Next thing is for you to make up you lesson plans, then ask people to post songs that relate to each of the topics that you will be teaching, rather than getting a million songs about every historical event imaginable and trying to make build a curiculuum--You don't want to end up saying"Here's another song about...something historical."

Anyway, many have paved the way for you, and with a little library research, you can find some excellent resources--


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Subject: RE: BS: Use of Folk Musiv in History Education
From: mousethief
Date: 23 May 01 - 11:47 AM

SPECIFIC

KEY: historical event: "song title" by Artist, album it's on (click on song title for lyrics)

Fall of Constantinople, 1453: "Constantinople" by Al Stewart, 24 Carrots

Second Great Northern War, 1793: "Coldest Winter in Memory" by Al Stewart, Seemed Like a Good Idea at the Time

German invasion of Russia during WW2; treatment of Russian officers after the war: "Roads to Moscow" by Al Stewart, Past Present and Future

Shoah (Holocaust during WW2): "Trains" by Al Stewart, Famous Last Words

Treaty of Versailles: "League of Notions" by Al Stewart, Between the Wars

Stalin's rise to power: "Joe the Georgian" by Al Stewart, Between the Wars

Lindbergh's famous flight: "Lindy Comes to Town" by Al Stewart, Between the Wars

Spanish Civil War: "Always the Cause" by Al Stewart, Between the Wars

Benjamin Franklin: "Franklin's Table" by Al Stewart, Down in the Cellar

Death of Ernst Roehm, last challenger to Hitler's hegemony over the Nazi Party: "Last Day of June, 1934" by Al Stewart, Past Present and Future

Presidency of Warren G. Harding: "Warren Harding" by Al Stewart, Past Present and Future

Events at the start of the Great War: "Manuscript" by Al Stewart, To Whom It May Concern

Life of Admiral Lord (John) Fisher, and role of the British and German navies in the Great War: "Old Admirals" by Al Stewart, Past Present and Future

Thomas More: "Man for All Seasons", by Al Stewart, Time Passages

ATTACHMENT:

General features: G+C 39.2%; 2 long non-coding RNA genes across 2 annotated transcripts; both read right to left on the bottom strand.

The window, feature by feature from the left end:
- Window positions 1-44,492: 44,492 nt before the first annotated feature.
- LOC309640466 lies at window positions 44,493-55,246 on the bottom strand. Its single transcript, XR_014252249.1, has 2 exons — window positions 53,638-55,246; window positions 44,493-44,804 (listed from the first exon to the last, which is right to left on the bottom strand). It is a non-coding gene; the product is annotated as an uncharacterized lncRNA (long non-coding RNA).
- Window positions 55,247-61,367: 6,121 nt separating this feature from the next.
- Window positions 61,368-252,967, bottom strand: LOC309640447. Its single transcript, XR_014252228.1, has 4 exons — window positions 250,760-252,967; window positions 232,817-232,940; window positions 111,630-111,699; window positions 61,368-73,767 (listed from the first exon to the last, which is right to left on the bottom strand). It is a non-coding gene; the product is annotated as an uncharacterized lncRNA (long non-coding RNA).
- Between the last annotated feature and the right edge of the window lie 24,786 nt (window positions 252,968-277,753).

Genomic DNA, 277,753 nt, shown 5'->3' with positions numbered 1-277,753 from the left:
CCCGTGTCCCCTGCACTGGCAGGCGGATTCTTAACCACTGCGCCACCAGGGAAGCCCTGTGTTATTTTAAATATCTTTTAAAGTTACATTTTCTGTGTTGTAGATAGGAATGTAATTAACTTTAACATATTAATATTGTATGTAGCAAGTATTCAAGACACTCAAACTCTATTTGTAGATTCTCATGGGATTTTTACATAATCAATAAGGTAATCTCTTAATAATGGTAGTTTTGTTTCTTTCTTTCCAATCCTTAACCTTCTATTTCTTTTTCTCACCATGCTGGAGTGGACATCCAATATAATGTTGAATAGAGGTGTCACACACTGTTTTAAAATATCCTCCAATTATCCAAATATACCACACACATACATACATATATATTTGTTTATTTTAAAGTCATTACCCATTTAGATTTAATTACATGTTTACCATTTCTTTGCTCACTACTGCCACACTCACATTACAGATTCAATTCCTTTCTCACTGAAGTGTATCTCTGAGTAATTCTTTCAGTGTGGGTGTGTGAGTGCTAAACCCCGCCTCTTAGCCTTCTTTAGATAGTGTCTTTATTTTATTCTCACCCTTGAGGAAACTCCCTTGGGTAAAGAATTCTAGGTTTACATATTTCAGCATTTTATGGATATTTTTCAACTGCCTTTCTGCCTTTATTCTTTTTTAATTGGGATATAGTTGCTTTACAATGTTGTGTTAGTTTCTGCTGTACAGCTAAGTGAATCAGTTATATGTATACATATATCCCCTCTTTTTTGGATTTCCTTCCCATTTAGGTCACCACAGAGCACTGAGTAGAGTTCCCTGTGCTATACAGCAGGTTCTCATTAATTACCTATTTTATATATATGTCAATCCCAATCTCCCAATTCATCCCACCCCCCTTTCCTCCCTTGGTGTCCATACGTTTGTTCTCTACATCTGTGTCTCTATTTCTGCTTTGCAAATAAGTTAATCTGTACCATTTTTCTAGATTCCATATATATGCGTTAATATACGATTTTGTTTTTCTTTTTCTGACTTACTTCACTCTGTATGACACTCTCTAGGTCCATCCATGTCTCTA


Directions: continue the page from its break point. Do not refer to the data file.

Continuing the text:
French Revolution: "Palace of Versailles" by Al Stewart, Time Passages

The Murmansk run (supplying goods to Russia during WW2): "Murmansk Run/Ellis Island" by Al Stewart, 24 Carrots

Ellis Island: "Murmansk Run/Ellis Island" by Al Stewart, 24 Carrots

The Cold War: "Russians and Americans" by Al Stewart, Russians and Americans

Josephine Baker: "Josephine Baker" by Al Stewart, Last Days of the Century

Trojan War: "Helen and Cassandra" by Al Stewart, Last Days of the Century

Peter the Great and the founding of the Russian Navy: "Peter on the White Sea" by Al Stewart, Famous Last Words

A very expressionistic view of the Nuremburg trials: "Necromancer" by Al Stewart, Famous Last Words

Appeasement and the run-up to WW2: "Three Mules" by Al Stewart, Between the Wars

Life of Marion Davies (wife of W.R. Hearst): "Marion the Chatelaine" by Al Stewart, Between the Wars

Alex (ps if I screwed up any of the HTML will a Joe Clone please fix? I tried to be real careful but sometimes things slip through. Thanks.)


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Subject: RE: BS: Use of Folk Musiv in History Education
From: GUEST,Rambam99
Date: 23 May 01 - 12:09 PM

Thanx to everyone who has posted so far (hint, hint!) I've been given a lot to work with, but I sure hope i get a lot more. For those who wondered, I'm in Denver, colorado

Thanks, and keep suggesting!

Rambam99


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Subject: RE: BS: Use of Folk Musiv in History Education
From: Amergin
Date: 23 May 01 - 12:29 PM

Let me see....Christmas In The Trenches by john McCutcheon...(WW1)

Preacher and the Slave Joe hill (free speach fights in Spokane and elsewhere)....

I agree with MTed...pick yourself up a copy of some of the Lomax books....very informative...


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Subject: RE: BS: Use of Folk Musiv in History Education
From: mousethief
Date: 23 May 01 - 12:33 PM

British Civil War: "Red and Gold" by Ralph McTell. As performed by Fairport Convention on Red and Gold:

Red And Gold
Ralph McTell

Red and Gold are royal colours,
Peasant colours are Green and Brown
Green is the corn in the Brown earth when it's growing
Red and Gold when the harvest is cut down.

Through Cropredy in Oxfordshire theCherwell takes it's course
And the willows weep into the waters clear
My name is Will Timms and it's here that I was born
And raised in faith my King and God to fear.

In 1644 the King in Oxford town did dwell
Though we'd heard that Cromwell's Army was nearby
It did not occur to me that little Cropredy
Could be witness to the meeting of both sides.

On June the 29th that year I was about my work
Cutting hedges in a meadow by the stream